It’s hard to get your evidence-based views across to conservatives when they’re met with mocking retorts about “safe spaces”. I HATE SAFE SPACES TOO, OK? PLEASE DON’T EQUATE ME WITH THEM. It’s also difficult to have a logical discussion about something like abortion when conservatives have already determined that a studio audience clapping because Hillary upholds the Roe v. Wade ruling equates to joy at the thought of “babies being murdered”. (Ask yourself in what circumstances a mother would abort a fetus “just days before delivery”, conservatives. Then maybe consider how fit you are to make medical judgments about the situation. Then ask yourself if you really think your liberal friends feel happy at the thought of a mother being forced to abort her baby right before delivery — right before she was about to finally feel the pure joy of meeting her child. Then follow me on Twitter. I’m hilarious.)

This election has been a nightmare, that is obvious. But it’s not just because of the presidential candidates, or even the corruption of the DNC/RNC. It’s because of us. (I inwardly grown at writing such an overwritten sentence/concept.) Democracy cannot withstand endless ignorance, and a house cannot stand when it’s divided. America is insanely divided — we’ve got a presidential candidate refusing to accept the result of the upcoming election before people have even voted, and I can’t log onto Facebook without hating everyone for trying to be a thought leader on a topic they’ve read one Medium article about. (Are you guys following me on Medium?!)

Republicans — if you’re sick of “liberals” censoring free speech, you have to let them kneel for the flag. (Especially if you have ever refused to respect the president of the United States because of “he’s not American” conspiracy theories. I know it’s not all of you, but come on.) Don’t be too much of a literalist, creationists — this is about way more than that Colin thing, I’m just using that as an example. Also I don’t think you’re all creationists, or I wouldn’t even bother writing this. I think you and I can work together to promote values we both regard as extremely important, but to do so, we have to be on the same page about some things.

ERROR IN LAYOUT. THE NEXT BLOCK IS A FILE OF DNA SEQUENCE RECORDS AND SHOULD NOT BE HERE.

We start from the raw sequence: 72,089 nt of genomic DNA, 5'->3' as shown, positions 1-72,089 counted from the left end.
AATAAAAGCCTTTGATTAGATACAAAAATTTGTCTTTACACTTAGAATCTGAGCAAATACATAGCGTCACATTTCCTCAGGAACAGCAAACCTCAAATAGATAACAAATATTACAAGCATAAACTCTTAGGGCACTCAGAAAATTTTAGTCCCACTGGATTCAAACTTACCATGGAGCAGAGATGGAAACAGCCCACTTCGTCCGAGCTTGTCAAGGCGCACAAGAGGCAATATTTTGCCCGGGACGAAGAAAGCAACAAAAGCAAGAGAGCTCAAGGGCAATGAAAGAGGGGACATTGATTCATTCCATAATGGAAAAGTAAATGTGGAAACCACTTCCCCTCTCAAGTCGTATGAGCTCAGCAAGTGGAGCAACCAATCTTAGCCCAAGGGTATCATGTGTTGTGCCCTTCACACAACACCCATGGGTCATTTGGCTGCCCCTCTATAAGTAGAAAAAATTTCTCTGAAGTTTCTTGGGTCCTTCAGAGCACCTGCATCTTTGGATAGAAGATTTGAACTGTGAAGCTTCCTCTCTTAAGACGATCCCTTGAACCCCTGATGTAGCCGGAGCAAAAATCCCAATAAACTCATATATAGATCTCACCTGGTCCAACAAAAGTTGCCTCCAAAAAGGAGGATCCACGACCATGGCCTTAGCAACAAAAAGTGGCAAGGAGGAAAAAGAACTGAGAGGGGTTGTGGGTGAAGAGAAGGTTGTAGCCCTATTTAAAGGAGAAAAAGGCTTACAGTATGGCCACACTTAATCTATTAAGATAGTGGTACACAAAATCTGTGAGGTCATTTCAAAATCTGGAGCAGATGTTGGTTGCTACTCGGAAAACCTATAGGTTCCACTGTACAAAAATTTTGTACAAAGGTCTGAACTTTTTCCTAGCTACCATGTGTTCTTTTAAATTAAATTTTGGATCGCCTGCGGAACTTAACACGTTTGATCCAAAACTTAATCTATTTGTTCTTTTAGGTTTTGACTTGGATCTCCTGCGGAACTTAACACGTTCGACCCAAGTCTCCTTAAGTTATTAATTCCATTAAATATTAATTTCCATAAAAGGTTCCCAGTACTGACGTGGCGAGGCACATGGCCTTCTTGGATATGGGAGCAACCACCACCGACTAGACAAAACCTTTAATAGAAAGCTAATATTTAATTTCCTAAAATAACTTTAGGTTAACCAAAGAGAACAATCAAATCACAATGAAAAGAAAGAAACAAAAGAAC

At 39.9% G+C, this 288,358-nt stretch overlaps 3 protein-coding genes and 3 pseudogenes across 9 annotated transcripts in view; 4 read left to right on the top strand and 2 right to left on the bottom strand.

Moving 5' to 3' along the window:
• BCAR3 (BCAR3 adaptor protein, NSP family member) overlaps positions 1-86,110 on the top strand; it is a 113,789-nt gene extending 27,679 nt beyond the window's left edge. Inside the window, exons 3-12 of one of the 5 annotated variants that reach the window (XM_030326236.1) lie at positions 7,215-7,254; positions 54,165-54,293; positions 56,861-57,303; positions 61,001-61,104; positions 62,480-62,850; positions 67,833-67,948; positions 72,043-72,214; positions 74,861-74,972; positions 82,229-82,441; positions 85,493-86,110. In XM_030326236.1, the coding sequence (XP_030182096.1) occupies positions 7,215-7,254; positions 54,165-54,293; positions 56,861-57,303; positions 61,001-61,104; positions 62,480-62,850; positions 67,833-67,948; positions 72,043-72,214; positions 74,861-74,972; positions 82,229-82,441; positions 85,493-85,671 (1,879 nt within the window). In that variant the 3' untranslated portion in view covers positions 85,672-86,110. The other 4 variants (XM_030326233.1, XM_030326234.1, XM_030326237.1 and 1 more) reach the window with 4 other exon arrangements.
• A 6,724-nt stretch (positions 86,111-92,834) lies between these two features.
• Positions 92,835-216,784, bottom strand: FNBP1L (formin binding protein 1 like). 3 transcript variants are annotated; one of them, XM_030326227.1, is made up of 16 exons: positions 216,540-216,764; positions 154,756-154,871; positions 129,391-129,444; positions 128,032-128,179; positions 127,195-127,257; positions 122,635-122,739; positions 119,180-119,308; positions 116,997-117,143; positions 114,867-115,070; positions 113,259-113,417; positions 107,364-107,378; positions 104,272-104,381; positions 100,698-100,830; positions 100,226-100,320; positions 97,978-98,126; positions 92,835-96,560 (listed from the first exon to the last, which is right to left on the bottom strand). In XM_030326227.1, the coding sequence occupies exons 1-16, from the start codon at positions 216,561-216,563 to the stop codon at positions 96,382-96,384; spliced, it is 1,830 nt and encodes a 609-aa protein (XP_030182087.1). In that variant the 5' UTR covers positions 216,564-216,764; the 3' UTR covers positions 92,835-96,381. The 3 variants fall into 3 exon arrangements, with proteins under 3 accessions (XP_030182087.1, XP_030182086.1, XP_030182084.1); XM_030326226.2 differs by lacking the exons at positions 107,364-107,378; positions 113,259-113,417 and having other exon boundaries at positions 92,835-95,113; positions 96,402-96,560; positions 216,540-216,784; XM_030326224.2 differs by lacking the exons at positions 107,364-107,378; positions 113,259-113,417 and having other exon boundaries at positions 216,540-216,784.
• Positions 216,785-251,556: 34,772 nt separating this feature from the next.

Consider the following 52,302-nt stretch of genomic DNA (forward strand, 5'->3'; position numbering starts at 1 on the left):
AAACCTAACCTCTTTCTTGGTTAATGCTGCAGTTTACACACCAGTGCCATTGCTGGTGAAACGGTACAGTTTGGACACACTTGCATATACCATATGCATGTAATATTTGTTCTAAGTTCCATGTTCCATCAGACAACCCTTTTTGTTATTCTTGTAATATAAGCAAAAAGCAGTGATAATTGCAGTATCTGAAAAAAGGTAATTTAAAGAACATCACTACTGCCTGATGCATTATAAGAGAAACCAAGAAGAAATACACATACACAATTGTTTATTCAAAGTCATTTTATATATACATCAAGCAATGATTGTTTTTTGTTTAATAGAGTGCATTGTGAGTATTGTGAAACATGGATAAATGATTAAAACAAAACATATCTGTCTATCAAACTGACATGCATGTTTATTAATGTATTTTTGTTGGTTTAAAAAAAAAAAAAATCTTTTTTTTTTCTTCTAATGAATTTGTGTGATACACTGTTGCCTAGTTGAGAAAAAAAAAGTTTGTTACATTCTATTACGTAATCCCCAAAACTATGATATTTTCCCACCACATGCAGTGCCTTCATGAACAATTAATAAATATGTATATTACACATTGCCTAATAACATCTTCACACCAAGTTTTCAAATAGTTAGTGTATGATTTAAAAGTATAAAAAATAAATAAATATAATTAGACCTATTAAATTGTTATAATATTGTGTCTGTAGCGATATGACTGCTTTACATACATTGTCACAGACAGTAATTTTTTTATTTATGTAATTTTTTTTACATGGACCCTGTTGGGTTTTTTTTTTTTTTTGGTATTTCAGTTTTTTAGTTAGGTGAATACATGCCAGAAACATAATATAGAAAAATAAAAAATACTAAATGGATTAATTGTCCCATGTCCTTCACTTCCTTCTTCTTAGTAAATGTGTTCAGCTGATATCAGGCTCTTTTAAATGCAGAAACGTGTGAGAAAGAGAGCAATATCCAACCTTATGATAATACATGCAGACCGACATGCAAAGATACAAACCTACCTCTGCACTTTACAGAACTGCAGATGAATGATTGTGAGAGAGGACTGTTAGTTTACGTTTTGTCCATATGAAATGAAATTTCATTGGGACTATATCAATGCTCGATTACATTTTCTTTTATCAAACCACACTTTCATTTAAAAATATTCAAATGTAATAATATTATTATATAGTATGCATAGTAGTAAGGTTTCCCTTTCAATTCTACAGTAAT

You can’t get angry at the “other side” for expressing different views. You can’t mock them for things you don’t know they believe in (I’ll try to do the same…eek), you can’t keep linking to bogus news sources because they’re the only places that back up your points, and you can’t hope to make any headway in debates if you’re unwilling to try and comprehend others’ worldviews.

Some worldviews are stupid — I’ll be the first to admit it. I’m sure I have some stupid views lurking somewhere. (Maybe they’re not lurking. Maybe you’re all screaming at me from behind your phone screens, you monsters.) We’re all just the products of our experiences and education, so we should expect that some people will simply hold more wrong views than others. Assuming we’re talking about things that can be proven right or wrong, of course — I try and always use the scientific method to determine truth. Others may rely on religion or their social circle to form political ideas. (Try telling someone taught by their religion to distrust any science that contradicts their beliefs and you’ll know what it feels like to be living in 1984.) And some things are just totally subjective, because we’re a bunch of humans trying to figure out how best to organize ourselves, and we’re never going to work everything out.